• Fully prescriptive, especially towards the more distant future – These types of architectures are more of a project plan or checklist with no discussions of trade-offs between different approaches.
  • Completely non-prescriptive (slideware) – The deliverable is a powerpoint document with not much content – no decisions made, not trade-offs discussed, no risks identified.
  • Not implementable – The architecture document describes something that cannot be implemented.
  • Nothing about risk – The risks that threaten project success are not explored in any way.
  • Nothing controversial – The architecture document is so high level that no one could disagree with it.

Laboratory Architecture

Laboratories are dynamic places where change, both planned and unplanned, happens regularly. For example, a user interface can be designed to rigidly move the user through a workflow that may cover 80% of what the scientist is doing today in their lab. But what if a new instrument is purchased that changes the workflow significantly? Will the architectural design accommodate this shift easily?

Rapid change is especially evident in R&D laboratories, where the nature of exploratory science can lead to rapidly changing work processes. When doing EA for the lab, the architect must put the scientist first. This means that the architecture and design of the user interface, data management, and the way the business processes are managed must embrace the unexpected by having sufficient flexibility to be able to meet the changing dynamics of laboratories.

On the flip side, Astrix architects have seen system designs that are so flexible, with so many aspects that can be changed, that they are difficult to administer (e.g., upgrade). When systems that are designed to be highly flexible take a scattered approach to architecture, you end up not addressing the non-functional requirement of being able to update and upgrade the system. A good architectural plan contains a well thought out and balanced approach to designing the right amount of flexibility into the system.

The Astrix Approach™ to Enterprise Architecture

The Astrix Approach™ to Enterprise Architecture for the lab follows a best practice Value Engineering methodology to create a strategy that aligns business requirements, technology and people in your organization.

To create the architectural plan, our experienced professionals follow these steps in the order given:

  • Immersion in the future business processes – The architect first reviews the results of a comprehensive Business Process Analysis that defines the optimized future-state workflows and requirements for your organization.
  • Lay out the constraints – By working with the customer’s management team, our architects determine system constraints (e.g., financial, time, technical, etc.).
  • Identify the uncertainties and probabilities associated with them – Parts of future business process or constraints that have a level of uncertainty are identified.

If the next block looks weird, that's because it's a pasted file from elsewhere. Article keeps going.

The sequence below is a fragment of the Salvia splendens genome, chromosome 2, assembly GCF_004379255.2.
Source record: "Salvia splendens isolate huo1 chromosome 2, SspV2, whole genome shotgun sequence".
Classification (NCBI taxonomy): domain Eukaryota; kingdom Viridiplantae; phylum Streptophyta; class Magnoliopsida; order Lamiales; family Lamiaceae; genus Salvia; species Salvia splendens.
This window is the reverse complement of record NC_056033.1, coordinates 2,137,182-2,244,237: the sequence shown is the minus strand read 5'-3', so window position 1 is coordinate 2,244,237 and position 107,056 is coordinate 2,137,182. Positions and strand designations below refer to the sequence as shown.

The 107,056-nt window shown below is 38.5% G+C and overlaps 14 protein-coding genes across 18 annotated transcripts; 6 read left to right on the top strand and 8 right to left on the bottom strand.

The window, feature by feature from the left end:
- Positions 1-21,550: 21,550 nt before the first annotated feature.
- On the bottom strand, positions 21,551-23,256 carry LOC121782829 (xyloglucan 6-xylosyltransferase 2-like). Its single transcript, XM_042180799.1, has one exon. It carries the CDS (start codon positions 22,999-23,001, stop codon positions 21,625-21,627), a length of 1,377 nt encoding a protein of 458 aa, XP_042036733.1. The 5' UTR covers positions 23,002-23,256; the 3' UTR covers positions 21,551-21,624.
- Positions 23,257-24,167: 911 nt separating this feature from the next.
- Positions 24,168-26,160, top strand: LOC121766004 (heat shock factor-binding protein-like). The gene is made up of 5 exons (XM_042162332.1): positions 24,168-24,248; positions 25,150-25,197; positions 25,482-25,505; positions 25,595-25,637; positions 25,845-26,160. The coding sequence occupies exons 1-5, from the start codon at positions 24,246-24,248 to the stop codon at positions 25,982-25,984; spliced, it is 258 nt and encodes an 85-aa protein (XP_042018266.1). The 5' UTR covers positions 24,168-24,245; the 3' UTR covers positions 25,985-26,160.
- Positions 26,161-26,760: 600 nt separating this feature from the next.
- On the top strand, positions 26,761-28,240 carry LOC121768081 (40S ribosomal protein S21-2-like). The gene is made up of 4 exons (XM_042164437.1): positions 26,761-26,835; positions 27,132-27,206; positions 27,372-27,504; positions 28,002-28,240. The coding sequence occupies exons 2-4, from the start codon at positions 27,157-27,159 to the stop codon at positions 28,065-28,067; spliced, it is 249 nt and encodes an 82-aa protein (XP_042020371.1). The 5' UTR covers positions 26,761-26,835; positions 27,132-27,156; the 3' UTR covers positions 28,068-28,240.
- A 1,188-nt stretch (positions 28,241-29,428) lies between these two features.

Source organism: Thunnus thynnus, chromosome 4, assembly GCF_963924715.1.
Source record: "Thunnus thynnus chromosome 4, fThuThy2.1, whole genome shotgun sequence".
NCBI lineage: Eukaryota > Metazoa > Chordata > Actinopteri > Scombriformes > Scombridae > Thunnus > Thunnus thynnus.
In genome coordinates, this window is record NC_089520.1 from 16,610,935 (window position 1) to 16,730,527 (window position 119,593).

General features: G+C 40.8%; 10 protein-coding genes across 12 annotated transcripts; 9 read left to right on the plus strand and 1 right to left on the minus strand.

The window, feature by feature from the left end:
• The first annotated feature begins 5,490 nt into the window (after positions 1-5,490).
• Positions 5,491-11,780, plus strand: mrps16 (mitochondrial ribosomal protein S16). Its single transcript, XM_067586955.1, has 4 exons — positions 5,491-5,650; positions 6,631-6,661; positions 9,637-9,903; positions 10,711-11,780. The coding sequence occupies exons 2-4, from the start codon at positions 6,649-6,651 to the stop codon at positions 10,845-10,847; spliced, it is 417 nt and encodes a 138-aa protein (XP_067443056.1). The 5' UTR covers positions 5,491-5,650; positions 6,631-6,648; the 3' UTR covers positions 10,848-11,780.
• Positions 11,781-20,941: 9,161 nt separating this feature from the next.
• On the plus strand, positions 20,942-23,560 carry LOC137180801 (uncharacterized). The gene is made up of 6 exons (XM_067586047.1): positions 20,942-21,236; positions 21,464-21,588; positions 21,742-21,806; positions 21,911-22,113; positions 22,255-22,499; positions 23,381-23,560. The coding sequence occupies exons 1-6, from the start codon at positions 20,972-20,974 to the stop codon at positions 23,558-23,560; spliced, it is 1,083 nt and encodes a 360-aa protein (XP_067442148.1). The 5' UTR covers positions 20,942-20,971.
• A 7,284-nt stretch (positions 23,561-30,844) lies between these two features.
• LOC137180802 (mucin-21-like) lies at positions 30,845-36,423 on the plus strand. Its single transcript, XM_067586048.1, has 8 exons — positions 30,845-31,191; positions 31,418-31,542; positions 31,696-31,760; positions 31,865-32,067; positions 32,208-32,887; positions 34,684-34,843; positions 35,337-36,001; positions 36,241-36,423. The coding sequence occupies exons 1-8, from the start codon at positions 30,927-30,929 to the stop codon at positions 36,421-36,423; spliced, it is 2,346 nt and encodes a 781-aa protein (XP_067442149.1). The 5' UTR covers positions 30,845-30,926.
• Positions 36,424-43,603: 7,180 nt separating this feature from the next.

• List the technology goals – Working with customer stakeholders, our architects note relevant technology goals (e.g., system should be cloud-based, needs to be accessible to partners via web portal, mobile accessible, etc.).
  • Characterize the current-state – the current-state analysis performed by our Business Analysts is examined to better understand the starting point (both in terms of work processes and technologies used) for the architectural plan.

The detailed architectural plan that is delivered to the customer by Astrix Enterprise Architects at the end of the process will contain all the features of a practical Enterprise Architecture described above – candidate architectures, recommended architecture, evaluation criteria, risk identification and analysis, guidance on how to navigate anticipated obstacles during and post implementation.


Laboratory informatics projects can be extremely costly in terms of time, money and resources. Projects that are large, heavily integrated, multi-process or multi-site, mission critical or long-lived can benefit from Enterprise Architecture applied as part of a comprehensive approach to ensure the success of your laboratory informatics project.

Astrix professionals have the skills and expertise necessary to architect, implement, integrate and support best in class solutions for your organization’s laboratory environment. If you have any questions about Astrix Technology Group service offerings, or if you would like to explore how to optimize your laboratory informatics strategy, contact us today to set up a no-obligations consultation.

About the Author

Dave Dorsett has more than three decades of experience in R&D informatics throughout the global pharmaceutical, chemical, and consumer goods industries. He has an extensive track record architecting, designing, and delivering commercial and in-house informatics solutions across the R&D spectrum, from early research through late-stage development.